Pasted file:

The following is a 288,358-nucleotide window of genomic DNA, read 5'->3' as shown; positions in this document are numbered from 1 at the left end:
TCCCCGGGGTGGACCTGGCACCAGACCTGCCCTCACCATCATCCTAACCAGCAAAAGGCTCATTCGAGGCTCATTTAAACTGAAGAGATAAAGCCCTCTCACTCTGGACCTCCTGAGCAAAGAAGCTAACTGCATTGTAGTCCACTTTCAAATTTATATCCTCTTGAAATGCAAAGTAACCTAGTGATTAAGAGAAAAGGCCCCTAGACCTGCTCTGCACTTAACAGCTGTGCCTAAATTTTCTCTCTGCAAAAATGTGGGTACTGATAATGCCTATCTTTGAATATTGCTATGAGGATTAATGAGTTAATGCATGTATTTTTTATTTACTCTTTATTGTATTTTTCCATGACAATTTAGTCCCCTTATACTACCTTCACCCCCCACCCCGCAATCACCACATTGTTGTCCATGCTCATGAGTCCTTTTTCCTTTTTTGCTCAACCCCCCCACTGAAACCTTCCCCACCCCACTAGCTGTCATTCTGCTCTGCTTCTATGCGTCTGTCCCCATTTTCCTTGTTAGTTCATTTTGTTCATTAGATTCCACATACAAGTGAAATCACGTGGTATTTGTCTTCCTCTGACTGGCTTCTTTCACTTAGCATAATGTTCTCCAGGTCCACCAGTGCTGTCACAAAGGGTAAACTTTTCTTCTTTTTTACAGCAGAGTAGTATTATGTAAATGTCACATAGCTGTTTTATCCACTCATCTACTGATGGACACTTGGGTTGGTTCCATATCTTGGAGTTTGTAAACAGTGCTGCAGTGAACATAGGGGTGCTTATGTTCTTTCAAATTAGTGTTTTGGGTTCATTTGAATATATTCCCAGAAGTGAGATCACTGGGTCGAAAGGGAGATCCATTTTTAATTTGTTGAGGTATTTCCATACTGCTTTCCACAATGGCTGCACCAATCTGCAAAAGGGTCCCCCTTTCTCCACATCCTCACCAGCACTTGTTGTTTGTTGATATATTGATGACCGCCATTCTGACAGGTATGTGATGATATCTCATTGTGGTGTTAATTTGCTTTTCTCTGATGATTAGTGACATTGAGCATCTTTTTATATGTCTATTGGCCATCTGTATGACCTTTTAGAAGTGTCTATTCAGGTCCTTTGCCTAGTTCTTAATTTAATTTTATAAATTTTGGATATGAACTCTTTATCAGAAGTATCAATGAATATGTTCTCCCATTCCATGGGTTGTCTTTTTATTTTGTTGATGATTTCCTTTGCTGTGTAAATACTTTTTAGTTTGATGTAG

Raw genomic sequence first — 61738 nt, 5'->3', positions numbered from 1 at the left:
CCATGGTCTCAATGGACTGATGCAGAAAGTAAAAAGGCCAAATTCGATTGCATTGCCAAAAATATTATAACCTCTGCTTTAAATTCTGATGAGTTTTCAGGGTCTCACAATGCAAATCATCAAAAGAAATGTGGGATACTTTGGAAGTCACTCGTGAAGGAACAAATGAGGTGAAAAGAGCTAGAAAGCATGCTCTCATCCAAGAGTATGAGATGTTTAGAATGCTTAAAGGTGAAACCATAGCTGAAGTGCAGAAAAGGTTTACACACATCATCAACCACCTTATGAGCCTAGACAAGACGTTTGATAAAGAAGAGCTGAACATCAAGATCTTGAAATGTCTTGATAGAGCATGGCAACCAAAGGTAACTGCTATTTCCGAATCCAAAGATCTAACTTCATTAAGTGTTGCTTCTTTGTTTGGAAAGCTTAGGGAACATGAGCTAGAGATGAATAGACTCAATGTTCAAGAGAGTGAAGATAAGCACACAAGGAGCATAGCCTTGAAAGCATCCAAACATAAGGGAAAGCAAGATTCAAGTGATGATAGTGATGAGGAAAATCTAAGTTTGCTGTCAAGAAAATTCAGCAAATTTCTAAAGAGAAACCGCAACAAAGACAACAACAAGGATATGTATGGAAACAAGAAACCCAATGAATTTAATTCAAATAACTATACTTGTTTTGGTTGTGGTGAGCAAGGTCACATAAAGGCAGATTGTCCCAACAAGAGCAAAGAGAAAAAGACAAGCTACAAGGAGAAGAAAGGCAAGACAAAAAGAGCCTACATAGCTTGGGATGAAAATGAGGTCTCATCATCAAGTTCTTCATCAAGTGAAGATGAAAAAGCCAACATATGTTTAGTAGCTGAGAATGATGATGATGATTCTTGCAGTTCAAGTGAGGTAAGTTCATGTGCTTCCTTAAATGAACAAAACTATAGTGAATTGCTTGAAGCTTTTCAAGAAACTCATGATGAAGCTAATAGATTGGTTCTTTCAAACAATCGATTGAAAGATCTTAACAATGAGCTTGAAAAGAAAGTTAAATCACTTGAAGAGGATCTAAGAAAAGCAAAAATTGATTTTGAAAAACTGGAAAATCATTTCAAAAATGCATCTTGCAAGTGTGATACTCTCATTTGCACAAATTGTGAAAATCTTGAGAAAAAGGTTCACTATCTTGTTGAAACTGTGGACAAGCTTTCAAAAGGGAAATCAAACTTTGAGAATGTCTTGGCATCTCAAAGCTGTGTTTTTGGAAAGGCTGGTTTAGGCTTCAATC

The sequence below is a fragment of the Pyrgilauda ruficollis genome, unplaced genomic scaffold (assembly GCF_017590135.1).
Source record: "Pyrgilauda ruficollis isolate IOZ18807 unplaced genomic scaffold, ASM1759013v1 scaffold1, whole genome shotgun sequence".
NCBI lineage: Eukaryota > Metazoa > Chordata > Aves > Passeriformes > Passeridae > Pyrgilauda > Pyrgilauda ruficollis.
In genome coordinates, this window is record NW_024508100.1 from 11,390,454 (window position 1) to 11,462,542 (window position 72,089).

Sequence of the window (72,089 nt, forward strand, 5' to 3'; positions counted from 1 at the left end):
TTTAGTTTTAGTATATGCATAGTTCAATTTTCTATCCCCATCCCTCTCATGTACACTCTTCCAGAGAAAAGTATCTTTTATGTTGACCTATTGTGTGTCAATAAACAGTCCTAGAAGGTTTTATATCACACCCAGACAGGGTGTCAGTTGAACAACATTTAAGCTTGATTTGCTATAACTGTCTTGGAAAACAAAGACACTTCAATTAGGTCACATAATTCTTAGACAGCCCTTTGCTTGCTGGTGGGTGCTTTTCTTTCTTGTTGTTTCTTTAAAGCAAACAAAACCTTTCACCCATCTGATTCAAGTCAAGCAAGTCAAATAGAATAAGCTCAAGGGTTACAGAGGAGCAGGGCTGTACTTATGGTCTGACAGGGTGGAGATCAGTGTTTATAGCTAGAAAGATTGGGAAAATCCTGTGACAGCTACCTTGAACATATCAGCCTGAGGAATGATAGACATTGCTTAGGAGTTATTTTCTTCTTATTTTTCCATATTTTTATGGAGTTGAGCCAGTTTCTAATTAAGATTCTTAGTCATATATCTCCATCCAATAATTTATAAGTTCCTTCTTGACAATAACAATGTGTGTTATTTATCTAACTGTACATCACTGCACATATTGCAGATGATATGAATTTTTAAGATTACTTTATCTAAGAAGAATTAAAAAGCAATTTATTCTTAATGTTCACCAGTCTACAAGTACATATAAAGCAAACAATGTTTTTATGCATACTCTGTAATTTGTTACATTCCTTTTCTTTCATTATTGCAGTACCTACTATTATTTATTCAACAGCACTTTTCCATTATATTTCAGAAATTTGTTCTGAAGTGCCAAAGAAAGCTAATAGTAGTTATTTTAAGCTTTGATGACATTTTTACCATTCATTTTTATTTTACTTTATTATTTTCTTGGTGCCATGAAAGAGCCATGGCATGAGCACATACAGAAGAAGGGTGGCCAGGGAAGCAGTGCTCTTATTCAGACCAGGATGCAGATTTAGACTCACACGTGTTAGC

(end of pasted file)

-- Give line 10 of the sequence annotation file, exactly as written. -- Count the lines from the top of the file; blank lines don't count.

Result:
TTTAGTTTTAGTATATGCATAGTTCAATTTTCTATCCCCATCCCTCTCATGTACACTCTTCCAGAGAAAAGTATCTTTTATGTTGACCTATTGTGTGTCAATAAACAGTCCTAGAAGGTTTTATATCACACCCAGACAGGGTGTCAGTTGAACAACATTTAAGCTTGATTTGCTATAACTGTCTTGGAAAACAAAGACACTTCAATTAGGTCACATAATTCTTAGACAGCCCTTTGCTTGCTGGTGGGTGCTTTTCTTTCTTGTTGTTTCTTTAAAGCAAACAAAACCTTTCACCCATCTGATTCAAGTCAAGCAAGTCAAATAGAATAAGCTCAAGGGTTACAGAGGAGCAGGGCTGTACTTATGGTCTGACAGGGTGGAGATCAGTGTTTATAGCTAGAAAGATTGGGAAAATCCTGTGACAGCTACCTTGAACATATCAGCCTGAGGAATGATAGACATTGCTTAGGAGTTATTTTCTTCTTATTTTTCCATATTTTTATGGAGTTGAGCCAGTTTCTAATTAAGATTCTTAGTCATATATCTCCATCCAATAATTTATAAGTTCCTTCTTGACAATAACAATGTGTGTTATTTATCTAACTGTACATCACTGCACATATTGCAGATGATATGAATTTTTAAGATTACTTTATCTAAGAAGAATTAAAAAGCAATTTATTCTTAATGTTCACCAGTCTACAAGTACATATAAAGCAAACAATGTTTTTATGCATACTCTGTAATTTGTTACATTCCTTTTCTTTCATTATTGCAGTACCTACTATTATTTATTCAACAGCACTTTTCCATTATATTTCAGAAATTTGTTCTGAAGTGCCAAAGAAAGCTAATAGTAGTTATTTTAAGCTTTGATGACATTTTTACCATTCATTTTTATTTTACTTTATTATTTTCTTGGTGCCATGAAAGAGCCATGGCATGAGCACATACAGAAGAAGGGTGGCCAGGGAAGCAGTGCTCTTATTCAGACCAGGATGCAGATTTAGACTCACACGTGTTAGC